London Transport Museum has announced new 'Hidden London' tours of disused stations that once served the London Underground network.

Some are gated, others now used for entirely different purposes and yet others show no outward signs of existing at all.

So ahead of the tours - which can be booked on the London Transport Museum website, we take you inside some of these stations, some of which date back more than 100 years.


The station is still visible at the far eastern end of the Strand: Google

Tucked away at the far eastern edge of the Strand, this station was later named Aldwych, and may be more familiar to you than you first imagine.

The self-contained section of the Piccadilly Line of which it was once a part makes it an ideal location for filming, and has hosted crews from the likes of Atonement (2007), The Good Shepherd (2006), and, perhaps most recognisable of all, 2004's horror flick, Creep .

The station was shut in 1994 after low passenger numbers and a £3 million quote for replacing the original 1907 lifts made operating the site untenable.

Big Beat fans may also like to revisit The Prodigy's 1996 music video for their iconic track, Firestarter , where you can see singer Keith Flint cheerily dancing in the disused tunnel leading up to the station.

Hounslow Town

Hounslow High street was once home to its own station, before the site was turned into a modern day bus garage:

Once situated at the end of Hounslow High Street, Hounslow Town had a fleeting 16 years in operation on the District Line between 1893 and 1909, when it closed after repeated failures to integrate it onto the wider London network.

Now the site of Hounslow bus garage, nothing remains of the original station, and the only clue that it ever existed is a small plaque in front of the current building.

The only sign of the original site is a plaque outside the modern day bus garage (Pic: Google)

Down Street

The station in its operational days: London Transport Museum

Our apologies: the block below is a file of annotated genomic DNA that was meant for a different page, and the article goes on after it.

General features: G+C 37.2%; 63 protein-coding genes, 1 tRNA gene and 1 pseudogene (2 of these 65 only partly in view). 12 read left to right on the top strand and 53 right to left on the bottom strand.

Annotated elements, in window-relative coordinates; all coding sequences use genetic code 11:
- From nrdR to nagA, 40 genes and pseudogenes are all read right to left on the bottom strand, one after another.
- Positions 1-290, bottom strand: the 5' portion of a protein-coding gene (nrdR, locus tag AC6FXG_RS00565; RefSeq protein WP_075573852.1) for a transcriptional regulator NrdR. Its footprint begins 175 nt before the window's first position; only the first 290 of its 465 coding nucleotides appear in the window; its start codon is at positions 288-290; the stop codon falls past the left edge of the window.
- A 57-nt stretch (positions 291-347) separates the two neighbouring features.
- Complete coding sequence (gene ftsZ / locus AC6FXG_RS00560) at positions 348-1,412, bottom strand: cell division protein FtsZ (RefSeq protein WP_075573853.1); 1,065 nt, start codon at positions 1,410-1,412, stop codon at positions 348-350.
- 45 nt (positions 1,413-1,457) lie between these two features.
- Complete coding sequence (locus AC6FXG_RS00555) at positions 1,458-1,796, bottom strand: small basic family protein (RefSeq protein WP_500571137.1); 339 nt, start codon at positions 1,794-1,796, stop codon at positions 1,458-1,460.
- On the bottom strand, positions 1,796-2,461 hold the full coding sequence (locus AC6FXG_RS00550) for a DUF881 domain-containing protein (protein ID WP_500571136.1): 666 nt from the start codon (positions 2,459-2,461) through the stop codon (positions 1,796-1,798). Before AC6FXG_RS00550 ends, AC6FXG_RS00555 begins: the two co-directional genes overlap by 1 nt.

If the half-mile walk between Green Park and Hyde Park Corner seems a bit far for you, think of the days when you could have walked half the distance to Mayfair's Down Street.

Once Piccadilly Line commuters, the station was earmarked for potential closure in 1929, as one of the less busy stations on the line, in order to improve journey times and reduce costs.

The station was finally closed in 1932, but retained a useful function for Prime Minister Winston Churchill, who used it as a War Cabinet bunker during the Second World War.

The London Transport Museum are starting tours of the station from August 4 to September 11.

After Down Street's closure in the 1930s, the station was used for Winston Churchill's war cabinet meetings: London Transport Museum


Wharncliffe Viaduct near the original station site, during the period that it was operational as a Tube station (Pic: Aspro, Wikimedia commons)

Now home to the National Rail and forthcoming Crossrail overground services, Hanwell station once served the District Line on the ill-fated route between Windsor and Ealing Broadway.

Low passenger numbers got the better of the service within two years, and was closed for being uneconomic as of September 1885.

The current site is still used as an overground station, but is no longer part of the Tube network (Pic: Google)

Hammersmith (Grove Road)

The site of the original Hammersmith (Grove Road) station is just to the right of this image: Nick Catford

Among the first stations on the world-famous network, Hammersmith (Grove Road) – often simply referred to as Hammersmith – was part of the old London and Southwest Railways route connecting Richmond to Turnham Green.

The connection was compromised when it became clear that its District Line rival had a more direct route into central London, and passenger numbers were failing to keep up.

The station was shut in 1916, and attempts to connect it to Shepherd's Bush in 1919 were never realised. It was later demolished.